But normalising, by definition, smooths out inconvenient differences in how information is turned into data. Consider the gender data point - the overwhelming majority of systems (and the Australian national government data standards) allow, at most, three options - male, female, or ‘not known’. O'Reilly's Introduction to SQL book even uses gender as an example of a data point that only has two possibly options. Note that the assumption here is that if someone’s gender is known, then it must be binary - either male or female, so if it is known that you identify as something else it has to be recorded incorrectly. This is why Tim Sherratt cautioned in A Map and Some Pins that even “open data” needs to be viewed critically and its biases interrogated: data must always, to some extent, be closed. Categories have been determined, data has been normalised, decisions made about what is significant and why. There is power embedded in every CSV file, arguments in every API. This is inevitable. There is no neutral position.

There is no neutral position. This is the case whether we are describing people in our user databases or people within the books that line our shelves. Under pressure from librarians and the ALA, the Library of Congress decided in March 2016 to replace the term “Illegal aliens” with the terms “Noncitizens” and “Unauthorized immigration”. In the middle of a nasty Presidential election campaign, this was inevitably controversial.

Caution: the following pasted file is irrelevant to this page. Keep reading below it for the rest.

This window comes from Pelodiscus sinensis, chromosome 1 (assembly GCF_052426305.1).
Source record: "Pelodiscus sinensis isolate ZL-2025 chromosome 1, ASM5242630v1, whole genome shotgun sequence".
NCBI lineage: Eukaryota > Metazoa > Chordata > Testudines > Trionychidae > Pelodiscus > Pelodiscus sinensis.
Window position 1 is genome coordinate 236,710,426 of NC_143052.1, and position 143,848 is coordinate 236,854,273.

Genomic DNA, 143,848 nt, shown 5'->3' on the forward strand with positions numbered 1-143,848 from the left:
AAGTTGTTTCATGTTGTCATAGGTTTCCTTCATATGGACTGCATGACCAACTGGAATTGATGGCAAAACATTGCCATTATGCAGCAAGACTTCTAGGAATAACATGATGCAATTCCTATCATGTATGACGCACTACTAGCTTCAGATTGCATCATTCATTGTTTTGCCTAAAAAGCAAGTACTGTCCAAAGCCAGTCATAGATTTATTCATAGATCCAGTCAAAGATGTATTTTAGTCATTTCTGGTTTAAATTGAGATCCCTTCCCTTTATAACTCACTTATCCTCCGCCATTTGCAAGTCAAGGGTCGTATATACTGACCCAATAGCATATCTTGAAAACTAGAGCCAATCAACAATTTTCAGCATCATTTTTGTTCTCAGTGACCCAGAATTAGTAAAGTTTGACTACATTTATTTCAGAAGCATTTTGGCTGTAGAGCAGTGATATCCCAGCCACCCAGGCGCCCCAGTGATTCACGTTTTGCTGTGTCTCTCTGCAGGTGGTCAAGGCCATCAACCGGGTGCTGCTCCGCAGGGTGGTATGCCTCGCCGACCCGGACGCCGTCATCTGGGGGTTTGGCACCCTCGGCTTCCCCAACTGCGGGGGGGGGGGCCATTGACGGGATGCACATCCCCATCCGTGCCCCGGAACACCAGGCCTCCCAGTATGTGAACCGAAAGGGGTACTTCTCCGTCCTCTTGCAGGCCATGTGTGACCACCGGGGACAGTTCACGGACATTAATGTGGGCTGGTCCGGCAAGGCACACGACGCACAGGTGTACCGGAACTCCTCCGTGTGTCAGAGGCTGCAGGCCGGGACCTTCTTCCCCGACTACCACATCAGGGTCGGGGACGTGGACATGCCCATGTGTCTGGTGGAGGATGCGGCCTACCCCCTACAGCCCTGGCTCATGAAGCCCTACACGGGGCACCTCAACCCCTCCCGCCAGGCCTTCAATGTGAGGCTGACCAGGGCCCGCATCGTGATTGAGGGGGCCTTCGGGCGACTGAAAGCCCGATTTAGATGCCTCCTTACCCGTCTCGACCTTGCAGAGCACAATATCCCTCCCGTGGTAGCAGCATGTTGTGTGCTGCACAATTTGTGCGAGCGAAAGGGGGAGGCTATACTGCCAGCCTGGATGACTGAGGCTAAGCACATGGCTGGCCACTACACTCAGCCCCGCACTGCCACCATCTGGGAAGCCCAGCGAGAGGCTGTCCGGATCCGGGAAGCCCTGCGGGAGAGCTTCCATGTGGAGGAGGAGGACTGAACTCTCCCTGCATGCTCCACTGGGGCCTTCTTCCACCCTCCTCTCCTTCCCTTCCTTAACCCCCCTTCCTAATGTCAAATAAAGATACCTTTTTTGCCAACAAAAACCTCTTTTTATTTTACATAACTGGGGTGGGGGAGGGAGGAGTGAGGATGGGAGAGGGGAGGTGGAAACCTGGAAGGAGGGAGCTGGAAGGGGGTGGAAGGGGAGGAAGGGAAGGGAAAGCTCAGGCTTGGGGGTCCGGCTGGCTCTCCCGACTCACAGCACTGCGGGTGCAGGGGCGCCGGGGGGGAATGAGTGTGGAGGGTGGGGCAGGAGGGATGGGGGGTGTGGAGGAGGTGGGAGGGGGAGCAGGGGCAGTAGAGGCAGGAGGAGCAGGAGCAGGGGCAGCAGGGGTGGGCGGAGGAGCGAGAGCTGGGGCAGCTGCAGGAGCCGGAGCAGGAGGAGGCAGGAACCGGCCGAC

When we classify items in our collections, we are deciding as much what terms not to use as we are deciding what terms to use. When Sherratt says we are determining categories, he is also pointing out that we have determined what categories are not used, not appropriate, not valid. When we decide what is significant, we also decide what is insignificant. Every act of classification is an act of erasure. Every ‘finding aid’ also helps to hide things.

Never normalise

Discussions about and changes in how people are described in library collections - whether due to their sexuality and gender, their ethnicity, or their religion - are important, but insufficient. The terms we use to classify people within our collections can affect the broader discourse. But it isn’t just in our collections that we classify, catalogue, and define. Every piece of data recorded about library users is a potential landmine. “People who are Jewish”, “People whose gender identity doesn't match their biological sex”, and “People who read books about socialism” are all identities that have been a death sentence at various times and places. As former NSA chief, General Michael Hayden, put it so clearly: “We kill people based on metadata”. If you’re keeping data about users, you need to think about the worst case scenario, and mitigate against it.